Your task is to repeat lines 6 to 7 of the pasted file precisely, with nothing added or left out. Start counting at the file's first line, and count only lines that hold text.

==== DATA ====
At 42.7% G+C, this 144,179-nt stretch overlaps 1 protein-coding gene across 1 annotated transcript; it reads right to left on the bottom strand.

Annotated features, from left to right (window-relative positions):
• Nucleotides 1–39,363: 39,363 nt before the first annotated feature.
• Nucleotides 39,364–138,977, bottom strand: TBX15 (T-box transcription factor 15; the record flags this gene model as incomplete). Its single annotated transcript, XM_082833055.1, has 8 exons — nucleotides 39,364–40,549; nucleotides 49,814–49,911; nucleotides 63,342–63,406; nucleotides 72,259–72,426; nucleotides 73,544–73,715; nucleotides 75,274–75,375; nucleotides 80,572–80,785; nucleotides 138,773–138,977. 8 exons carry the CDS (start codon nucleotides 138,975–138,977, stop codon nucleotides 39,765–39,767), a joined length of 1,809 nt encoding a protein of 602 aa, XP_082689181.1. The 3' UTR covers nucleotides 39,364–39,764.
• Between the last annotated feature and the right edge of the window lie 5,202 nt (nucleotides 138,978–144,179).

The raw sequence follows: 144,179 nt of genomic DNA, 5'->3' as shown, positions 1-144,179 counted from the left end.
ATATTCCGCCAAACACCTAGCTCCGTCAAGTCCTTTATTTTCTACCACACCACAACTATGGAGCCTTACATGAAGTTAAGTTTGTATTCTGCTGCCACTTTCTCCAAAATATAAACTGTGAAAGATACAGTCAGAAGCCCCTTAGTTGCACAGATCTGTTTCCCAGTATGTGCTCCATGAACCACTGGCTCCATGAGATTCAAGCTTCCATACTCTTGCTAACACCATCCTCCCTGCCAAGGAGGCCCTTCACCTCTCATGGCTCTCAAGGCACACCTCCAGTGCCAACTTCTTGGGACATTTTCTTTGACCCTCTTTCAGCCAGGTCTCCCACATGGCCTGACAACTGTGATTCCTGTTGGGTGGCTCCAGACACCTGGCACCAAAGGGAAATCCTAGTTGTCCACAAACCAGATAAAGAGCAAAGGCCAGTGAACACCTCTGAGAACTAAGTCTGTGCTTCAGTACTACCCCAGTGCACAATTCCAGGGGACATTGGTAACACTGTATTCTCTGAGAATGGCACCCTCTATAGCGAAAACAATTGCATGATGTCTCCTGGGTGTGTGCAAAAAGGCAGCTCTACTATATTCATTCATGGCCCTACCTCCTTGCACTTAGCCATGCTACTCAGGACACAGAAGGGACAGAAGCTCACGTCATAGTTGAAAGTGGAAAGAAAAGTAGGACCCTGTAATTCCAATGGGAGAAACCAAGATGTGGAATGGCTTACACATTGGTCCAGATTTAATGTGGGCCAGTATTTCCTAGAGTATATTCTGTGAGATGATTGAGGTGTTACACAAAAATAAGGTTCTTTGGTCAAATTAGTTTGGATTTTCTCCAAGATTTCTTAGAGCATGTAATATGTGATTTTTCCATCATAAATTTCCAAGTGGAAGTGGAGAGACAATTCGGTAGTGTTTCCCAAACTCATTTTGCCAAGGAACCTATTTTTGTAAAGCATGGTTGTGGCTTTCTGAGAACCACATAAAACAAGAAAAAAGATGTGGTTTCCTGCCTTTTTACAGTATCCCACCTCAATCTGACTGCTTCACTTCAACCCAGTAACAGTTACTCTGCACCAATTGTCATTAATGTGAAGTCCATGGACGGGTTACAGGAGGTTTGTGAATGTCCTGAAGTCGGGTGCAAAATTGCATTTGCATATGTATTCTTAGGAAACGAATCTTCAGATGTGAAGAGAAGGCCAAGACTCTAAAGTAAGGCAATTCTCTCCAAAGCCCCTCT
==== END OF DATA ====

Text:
The raw sequence follows: 144,179 nt of genomic DNA, 5'->3' as shown, positions 1-144,179 counted from the left end.
ATATTCCGCCAAACACCTAGCTCCGTCAAGTCCTTTATTTTCTACCACACCACAACTATGGAGCCTTACATGAAGTTAAGTTTGTATTCTGCTGCCACTTTCTCCAAAATATAAACTGTGAAAGATACAGTCAGAAGCCCCTTAGTTGCACAGATCTGTTTCCCAGTATGTGCTCCATGAACCACTGGCTCCATGAGATTCAAGCTTCCATACTCTTGCTAACACCATCCTCCCTGCCAAGGAGGCCCTTCACCTCTCATGGCTCTCAAGGCACACCTCCAGTGCCAACTTCTTGGGACATTTTCTTTGACCCTCTTTCAGCCAGGTCTCCCACATGGCCTGACAACTGTGATTCCTGTTGGGTGGCTCCAGACACCTGGCACCAAAGGGAAATCCTAGTTGTCCACAAACCAGATAAAGAGCAAAGGCCAGTGAACACCTCTGAGAACTAAGTCTGTGCTTCAGTACTACCCCAGTGCACAATTCCAGGGGACATTGGTAACACTGTATTCTCTGAGAATGGCACCCTCTATAGCGAAAACAATTGCATGATGTCTCCTGGGTGTGTGCAAAAAGGCAGCTCTACTATATTCATTCATGGCCCTACCTCCTTGCACTTAGCCATGCTACTCAGGACACAGAAGGGACAGAAGCTCACGTCATAGTTGAAAGTGGAAAGAAAAGTAGGACCCTGTAATTCCAATGGGAGAAACCAAGATGTGGAATGGCTTACACATTGGTCCAGATTTAATGTGGGCCAGTATTTCCTAGAGTATATTCTGTGAGATGATTGAGGTGTTACACAAAAATAAGGTTCTTTGGTCAAATTAGTTTGGATTTTCTCCAAGATTTCTTAGAGCATGTAATATGTGATTTTTCCATCATAAATTTCCAAGTGGAAGTGGAGAGACAATTCGGTAGTGTTTCCCAAACTCATTTTGCCAAGGAACCTATTTTTGTAAAGCATGGTTGTGGCTTTCTGAGAACCACATAAAACAAGAAAAAAGATGTGGTTTCCTGCCTTTTTACAGTATCCCACCTCAATCTGACTGCTTCACTTCAACCCAGTAACAGTTACTCTGCACCAATTGTCATTAATGTGAAGTCCATGGACGGGTTACAGGAGGTTTGTGAATGTCCTGAAGTCGGGTGCAAAATTGCATTTGCATATGTATTCTTAGGAAACGAATCTTCAGATGTGAAGAGAAGGCCAAGACTCTAAAGTAAGGCAATTCTCTCCAAAGCCCCTCT